Then comes what the truth in us makes us know, and what we have to do if we fail, and the ways and government of God, and what Christ does if we fail. The righteousness and propitiation being ever there, our failure awakens the advocacy of Christ. But here there is no reference to the cleansing of Christ's blood. A repetition of blood-sprinkling, or blood-cleansing, is a thing unknown to scripture. The worshippers once purged have no more conscience of sins. (Heb. 10)
But there is a cleansing which may be repeated, and which this system everywhere ignores, and of which we have a precise account in scripture—washing with water. “Ye are clean through the word which I have spoken unto you.” “Christ loved the church, and gave himself for it, that he might sanctify and cleanse it by the washing of water by the word.” “Sanctify them through thy truth; thy word is truth;” so indeed we are born of water, and begotten by the word of truth. The water came out of His side, as did the blood. When the Lord spoke of their having a part with Him now going on high, because He could no longer have a part with them, it is of this water-cleansing He speaks. Nor, as to the substance of it, can this be repeated. He that is washed (λελουμένος), his body bathed, as the priests were in their consecration, needeth not save to wash his feet (νίψασθαι, wash hands or feet, &c.), but is clean every whit, and “ye are clean, but not all,” for Judas was there. When sanctified and renewed by the word with the truth Christ's death and heavenly revelation give to us, still we pick up dirt in our walk, and the Spirit (Christ being our advocate) applies the word to the conscience. We are humbled, confess, are cleansed as to the state of our souls, morally, purified in thought and heart, and communion is restored. We have the same in the ordinance of the red heifer in Num. 19, the book which gives us the journey through the wilderness, to which this kind of cleansing applied, and not in Leviticus, where the sacrifices inn their proper value are described.
Nor in the case of the red heifer is there any cleansing by blood: this was always by blood-shedding, no remission without it; and that has been done once for all. The ashes in the running water were the testimony that the sin had been all consumed in Christ when the offering was made, but communion was interrupted, and the sense of what sin was, according to the death of Christ, brought home to the soul.
Thus this all applies to the state of the soul, to holiness, and to our judgment of sin. All this instructive and heart-searching truth is not only left out, but denied, in the system which, in these cases, applies the blood, not the water. And this is not merely a mistake in the terms, but denies the efficacy of the blood as that which perfects the conscience once for all, and the repetition of which is unknown to scripture. And so entirely is the use of water set aside that, in speaking of the consecration of the priests, Mr. Smith says, “first the blood, then the oil,” whereas the first thing was washing with water, and by this he was consecrated to God, though the blood and the oil were absolutely necessary to perfect him in his place. Mr. Smith adds, “God's order is the blood for pardon, the Spirit to enlighten; the blood for cleansing, the Spirit to fill the purified temple.” Now the blood was never repeated with the priest; nor indeed the oil; but he washed his feet and hands on every service he rendered, to which I doubt not John 13 makes allusion: only now it is only the feet.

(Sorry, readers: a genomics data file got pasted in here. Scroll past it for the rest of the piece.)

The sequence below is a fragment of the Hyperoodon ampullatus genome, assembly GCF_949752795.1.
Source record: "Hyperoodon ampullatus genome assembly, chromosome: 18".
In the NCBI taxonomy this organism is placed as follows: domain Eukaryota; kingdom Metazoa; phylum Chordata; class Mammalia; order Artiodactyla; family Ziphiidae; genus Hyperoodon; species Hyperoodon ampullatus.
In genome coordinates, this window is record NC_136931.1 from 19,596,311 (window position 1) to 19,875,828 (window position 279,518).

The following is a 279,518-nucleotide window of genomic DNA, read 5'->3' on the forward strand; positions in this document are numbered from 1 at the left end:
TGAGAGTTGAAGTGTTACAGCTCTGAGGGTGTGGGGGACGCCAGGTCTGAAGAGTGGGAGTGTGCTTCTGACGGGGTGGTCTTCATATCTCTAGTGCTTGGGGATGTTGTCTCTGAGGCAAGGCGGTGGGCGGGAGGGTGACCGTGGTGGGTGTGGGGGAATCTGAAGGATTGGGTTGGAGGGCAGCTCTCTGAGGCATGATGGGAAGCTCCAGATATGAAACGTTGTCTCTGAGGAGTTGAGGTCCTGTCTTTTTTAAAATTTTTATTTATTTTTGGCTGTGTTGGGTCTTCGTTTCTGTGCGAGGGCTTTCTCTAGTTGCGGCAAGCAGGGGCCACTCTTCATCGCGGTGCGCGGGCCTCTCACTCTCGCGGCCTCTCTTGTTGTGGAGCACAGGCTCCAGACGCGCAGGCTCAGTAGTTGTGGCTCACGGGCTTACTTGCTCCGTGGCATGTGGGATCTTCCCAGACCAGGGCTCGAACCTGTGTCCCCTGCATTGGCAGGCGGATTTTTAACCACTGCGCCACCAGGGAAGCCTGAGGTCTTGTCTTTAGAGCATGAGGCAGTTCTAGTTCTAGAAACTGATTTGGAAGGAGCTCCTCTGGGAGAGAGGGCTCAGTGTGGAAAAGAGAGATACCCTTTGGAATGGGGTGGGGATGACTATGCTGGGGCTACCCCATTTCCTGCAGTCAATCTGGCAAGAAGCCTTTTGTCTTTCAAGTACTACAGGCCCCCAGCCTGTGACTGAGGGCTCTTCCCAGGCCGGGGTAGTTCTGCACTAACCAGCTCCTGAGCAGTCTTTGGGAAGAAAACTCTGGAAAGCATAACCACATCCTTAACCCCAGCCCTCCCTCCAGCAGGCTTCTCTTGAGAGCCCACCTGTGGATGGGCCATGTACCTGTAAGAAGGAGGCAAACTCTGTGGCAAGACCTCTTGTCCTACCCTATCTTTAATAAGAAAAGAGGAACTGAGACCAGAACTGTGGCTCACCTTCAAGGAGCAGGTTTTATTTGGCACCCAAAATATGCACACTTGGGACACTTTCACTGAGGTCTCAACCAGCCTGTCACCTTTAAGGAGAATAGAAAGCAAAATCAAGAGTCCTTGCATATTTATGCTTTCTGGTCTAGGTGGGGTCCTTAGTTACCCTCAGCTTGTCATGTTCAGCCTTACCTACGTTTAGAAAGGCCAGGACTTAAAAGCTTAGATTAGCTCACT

Let me add here, that so far from the present tense in verse 7, on which so much is insisted, being repeated cleansing, when he comes to details and forgiveness in the present ways and government of God, in verse 9 he leaves the present tense, and says nothing of blood-cleansing. My anxiety has been to show what the system deprives us of. Of the system itself I need not speak. Mr. Smith has avowedly brought it down to what I estimated it at from the beginning; that it is simply deliverance from legal bondage, which is captivity to sin. He says (p. 107), “The better life we seek to portray differs from the former Christian life, as the sixth and eighth of the Romans differs from the seventh.” Now this deliverance is of great moment, and it is a distinct thing from forgiveness. On this I have so largely insisted elsewhere, and for so long a time, that I say nothing more of it here. I quite trust that Mr. Smith's and others' insisting on this will be useful. To the end of Rom. 5:1111And not only so, but we also joy in God through our Lord Jesus Christ, by whom we have now received the atonement. (Romans 5:11) he speaks of forgiveness; from thence to the end of chapter of deliverance; in one, of the sins of the old man being pit away; in the other, of our not being in the flesh, but in Christ, and free. Only one thing Mr. Smith has not noted, that one not in Rom. 8 is not recognized as in the Christian state. “Ye are not in the flesh, but in the Spirit, if so be that the Spirit of God dwell in you.” Now “if any man have not the Spirit of Christ, he is none of his; and if Christ be in you, the body is dead because of sin, and the Spirit is life because of righteousness.” The final result is quickening this mortal body. Before having the Spirit, they may be on the way but are not in the Christian state, any more than Israel were out of Egypt till they crossed the Red Sea, though this is not exact, but is of no consequence here. The blood was on the door-posts. There God had the character of a judge; at the Red Sea, of a deliverer. Mr. Smith makes it a difference of degree, “erased blots on an early page, in a book scribbled on every page.” Scripture makes it the difference of having the Holy Ghost or not, of being in the flesh or out of it, of being of Christ or not. I do not suppose Mr. Smith would deny this; but not knowing the true ground on which it rests in scripture, he obscures it all, lowering it down to experience. Yet he speaks of cleansing from all sin, that deep evil of our nature which is antecedent to sins.